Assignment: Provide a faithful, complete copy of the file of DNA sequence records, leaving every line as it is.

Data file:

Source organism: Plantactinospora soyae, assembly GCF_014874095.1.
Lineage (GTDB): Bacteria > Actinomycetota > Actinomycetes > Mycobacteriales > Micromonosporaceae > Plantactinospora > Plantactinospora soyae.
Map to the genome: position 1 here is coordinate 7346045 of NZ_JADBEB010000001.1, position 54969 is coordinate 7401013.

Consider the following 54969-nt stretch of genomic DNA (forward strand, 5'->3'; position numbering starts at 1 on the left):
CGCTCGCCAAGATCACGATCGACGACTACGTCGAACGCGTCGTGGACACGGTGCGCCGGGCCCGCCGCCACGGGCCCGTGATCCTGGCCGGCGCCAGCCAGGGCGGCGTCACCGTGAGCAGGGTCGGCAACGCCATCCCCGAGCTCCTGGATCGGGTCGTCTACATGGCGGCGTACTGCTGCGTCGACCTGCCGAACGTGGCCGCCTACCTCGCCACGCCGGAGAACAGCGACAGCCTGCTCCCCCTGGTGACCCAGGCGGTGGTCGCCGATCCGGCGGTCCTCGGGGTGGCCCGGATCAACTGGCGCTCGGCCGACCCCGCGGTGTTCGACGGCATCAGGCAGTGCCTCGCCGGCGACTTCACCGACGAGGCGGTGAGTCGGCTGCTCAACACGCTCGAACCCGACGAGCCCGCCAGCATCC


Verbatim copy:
Source organism: Plantactinospora soyae, assembly GCF_014874095.1.
Lineage (GTDB): Bacteria > Actinomycetota > Actinomycetes > Mycobacteriales > Micromonosporaceae > Plantactinospora > Plantactinospora soyae.
Map to the genome: position 1 here is coordinate 7346045 of NZ_JADBEB010000001.1, position 54969 is coordinate 7401013.

Consider the following 54969-nt stretch of genomic DNA (forward strand, 5'->3'; position numbering starts at 1 on the left):
CGCTCGCCAAGATCACGATCGACGACTACGTCGAACGCGTCGTGGACACGGTGCGCCGGGCCCGCCGCCACGGGCCCGTGATCCTGGCCGGCGCCAGCCAGGGCGGCGTCACCGTGAGCAGGGTCGGCAACGCCATCCCCGAGCTCCTGGATCGGGTCGTCTACATGGCGGCGTACTGCTGCGTCGACCTGCCGAACGTGGCCGCCTACCTCGCCACGCCGGAGAACAGCGACAGCCTGCTCCCCCTGGTGACCCAGGCGGTGGTCGCCGATCCGGCGGTCCTCGGGGTGGCCCGGATCAACTGGCGCTCGGCCGACCCCGCGGTGTTCGACGGCATCAGGCAGTGCCTCGCCGGCGACTTCACCGACGAGGCGGTGAGTCGGCTGCTCAACACGCTCGAACCCGACGAGCCCGCCAGCATCC